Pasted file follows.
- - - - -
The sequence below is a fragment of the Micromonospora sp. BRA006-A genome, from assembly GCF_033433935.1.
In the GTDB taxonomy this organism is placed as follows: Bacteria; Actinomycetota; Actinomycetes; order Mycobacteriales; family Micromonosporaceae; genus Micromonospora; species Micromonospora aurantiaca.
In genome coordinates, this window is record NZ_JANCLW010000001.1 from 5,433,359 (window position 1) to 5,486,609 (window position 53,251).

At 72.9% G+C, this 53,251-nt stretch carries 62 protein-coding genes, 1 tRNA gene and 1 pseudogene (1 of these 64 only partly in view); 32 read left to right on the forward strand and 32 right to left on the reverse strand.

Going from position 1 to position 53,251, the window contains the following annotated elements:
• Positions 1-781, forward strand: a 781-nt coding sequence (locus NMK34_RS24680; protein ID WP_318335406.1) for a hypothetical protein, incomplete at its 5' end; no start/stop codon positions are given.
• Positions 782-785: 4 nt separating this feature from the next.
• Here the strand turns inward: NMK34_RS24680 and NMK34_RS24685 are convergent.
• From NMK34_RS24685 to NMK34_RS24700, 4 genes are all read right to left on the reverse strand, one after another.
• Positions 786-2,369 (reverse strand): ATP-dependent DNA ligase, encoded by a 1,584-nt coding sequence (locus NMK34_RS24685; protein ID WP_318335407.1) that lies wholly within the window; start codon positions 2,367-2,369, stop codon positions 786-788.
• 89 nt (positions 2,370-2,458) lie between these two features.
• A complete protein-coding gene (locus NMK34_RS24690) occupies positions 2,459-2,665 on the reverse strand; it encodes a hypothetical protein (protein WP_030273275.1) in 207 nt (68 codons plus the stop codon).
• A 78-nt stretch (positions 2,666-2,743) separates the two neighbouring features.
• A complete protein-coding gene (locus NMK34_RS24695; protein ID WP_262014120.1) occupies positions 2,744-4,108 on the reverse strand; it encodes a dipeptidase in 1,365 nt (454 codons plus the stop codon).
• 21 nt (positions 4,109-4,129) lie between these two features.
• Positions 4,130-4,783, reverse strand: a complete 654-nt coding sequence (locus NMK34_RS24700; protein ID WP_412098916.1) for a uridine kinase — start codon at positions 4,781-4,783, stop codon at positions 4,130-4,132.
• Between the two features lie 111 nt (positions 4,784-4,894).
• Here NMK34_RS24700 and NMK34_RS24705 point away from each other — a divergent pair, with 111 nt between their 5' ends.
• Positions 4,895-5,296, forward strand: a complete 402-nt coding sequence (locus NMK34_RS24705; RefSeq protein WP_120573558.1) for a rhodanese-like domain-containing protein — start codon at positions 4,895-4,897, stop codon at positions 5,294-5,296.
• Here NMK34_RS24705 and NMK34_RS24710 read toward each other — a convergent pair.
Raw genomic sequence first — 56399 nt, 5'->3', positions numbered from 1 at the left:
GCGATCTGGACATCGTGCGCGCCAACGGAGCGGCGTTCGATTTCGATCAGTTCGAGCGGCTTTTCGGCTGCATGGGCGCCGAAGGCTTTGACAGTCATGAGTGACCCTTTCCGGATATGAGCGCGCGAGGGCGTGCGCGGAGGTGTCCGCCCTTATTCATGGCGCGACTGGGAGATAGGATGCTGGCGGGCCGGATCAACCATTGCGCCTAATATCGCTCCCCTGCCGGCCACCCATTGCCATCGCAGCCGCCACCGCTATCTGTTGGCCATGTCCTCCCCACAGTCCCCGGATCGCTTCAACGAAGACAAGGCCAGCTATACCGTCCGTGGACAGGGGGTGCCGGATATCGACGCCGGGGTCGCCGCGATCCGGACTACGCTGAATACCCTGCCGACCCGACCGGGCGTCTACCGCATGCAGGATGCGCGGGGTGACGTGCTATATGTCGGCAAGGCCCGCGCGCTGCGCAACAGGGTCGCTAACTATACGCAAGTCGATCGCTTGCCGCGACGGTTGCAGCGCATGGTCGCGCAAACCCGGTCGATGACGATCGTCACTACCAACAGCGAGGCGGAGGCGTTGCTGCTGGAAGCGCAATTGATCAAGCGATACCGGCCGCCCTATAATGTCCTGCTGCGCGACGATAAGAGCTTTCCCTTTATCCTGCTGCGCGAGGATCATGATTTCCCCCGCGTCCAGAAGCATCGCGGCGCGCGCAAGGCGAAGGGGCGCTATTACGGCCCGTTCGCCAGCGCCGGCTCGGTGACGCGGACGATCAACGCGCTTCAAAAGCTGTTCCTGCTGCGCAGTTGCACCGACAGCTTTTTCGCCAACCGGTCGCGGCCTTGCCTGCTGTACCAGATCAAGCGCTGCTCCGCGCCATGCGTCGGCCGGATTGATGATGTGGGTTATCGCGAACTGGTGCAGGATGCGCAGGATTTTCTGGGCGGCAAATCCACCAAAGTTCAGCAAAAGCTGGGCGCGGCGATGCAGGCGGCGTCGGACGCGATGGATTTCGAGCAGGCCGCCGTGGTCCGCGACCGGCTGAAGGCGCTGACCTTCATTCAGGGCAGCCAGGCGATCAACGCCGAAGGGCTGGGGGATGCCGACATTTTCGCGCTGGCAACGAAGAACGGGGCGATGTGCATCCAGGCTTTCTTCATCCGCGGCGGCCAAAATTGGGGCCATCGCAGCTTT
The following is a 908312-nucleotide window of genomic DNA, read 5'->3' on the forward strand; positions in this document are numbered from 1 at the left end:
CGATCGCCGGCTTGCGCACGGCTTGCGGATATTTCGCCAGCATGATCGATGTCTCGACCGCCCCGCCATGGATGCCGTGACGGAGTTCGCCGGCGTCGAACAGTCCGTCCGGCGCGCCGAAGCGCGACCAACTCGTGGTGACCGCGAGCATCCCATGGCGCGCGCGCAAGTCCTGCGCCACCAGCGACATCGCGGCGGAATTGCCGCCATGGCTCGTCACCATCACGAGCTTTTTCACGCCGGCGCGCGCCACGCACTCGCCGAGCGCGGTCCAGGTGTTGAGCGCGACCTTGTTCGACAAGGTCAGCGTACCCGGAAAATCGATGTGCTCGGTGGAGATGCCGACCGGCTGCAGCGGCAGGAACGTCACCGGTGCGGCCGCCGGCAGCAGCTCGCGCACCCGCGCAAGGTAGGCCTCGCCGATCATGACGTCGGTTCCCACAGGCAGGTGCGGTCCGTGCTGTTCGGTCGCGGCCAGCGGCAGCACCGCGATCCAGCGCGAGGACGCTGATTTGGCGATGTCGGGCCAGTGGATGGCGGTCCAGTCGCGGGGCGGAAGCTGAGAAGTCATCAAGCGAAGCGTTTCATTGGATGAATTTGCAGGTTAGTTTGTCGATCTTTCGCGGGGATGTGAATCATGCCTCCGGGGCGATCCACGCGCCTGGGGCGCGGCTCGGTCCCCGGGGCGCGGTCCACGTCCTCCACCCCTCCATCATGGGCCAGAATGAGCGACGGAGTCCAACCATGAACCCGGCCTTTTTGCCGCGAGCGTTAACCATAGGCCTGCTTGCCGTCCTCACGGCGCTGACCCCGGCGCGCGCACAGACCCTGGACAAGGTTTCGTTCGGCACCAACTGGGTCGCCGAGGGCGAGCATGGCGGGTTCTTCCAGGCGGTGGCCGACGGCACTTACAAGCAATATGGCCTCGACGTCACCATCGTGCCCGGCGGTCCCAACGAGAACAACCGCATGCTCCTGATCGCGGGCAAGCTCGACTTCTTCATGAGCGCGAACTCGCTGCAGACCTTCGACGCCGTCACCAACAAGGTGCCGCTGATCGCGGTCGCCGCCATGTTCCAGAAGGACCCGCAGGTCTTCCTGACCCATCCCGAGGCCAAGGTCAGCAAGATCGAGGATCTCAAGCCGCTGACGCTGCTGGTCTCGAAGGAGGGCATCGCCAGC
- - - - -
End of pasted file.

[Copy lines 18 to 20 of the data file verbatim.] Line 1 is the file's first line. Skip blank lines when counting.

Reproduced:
• Here NMK34_RS24700 and NMK34_RS24705 point away from each other — a divergent pair, with 111 nt between their 5' ends.
• Positions 4,895-5,296, forward strand: a complete 402-nt coding sequence (locus NMK34_RS24705; RefSeq protein WP_120573558.1) for a rhodanese-like domain-containing protein — start codon at positions 4,895-4,897, stop codon at positions 5,294-5,296.
• Here NMK34_RS24705 and NMK34_RS24710 read toward each other — a convergent pair.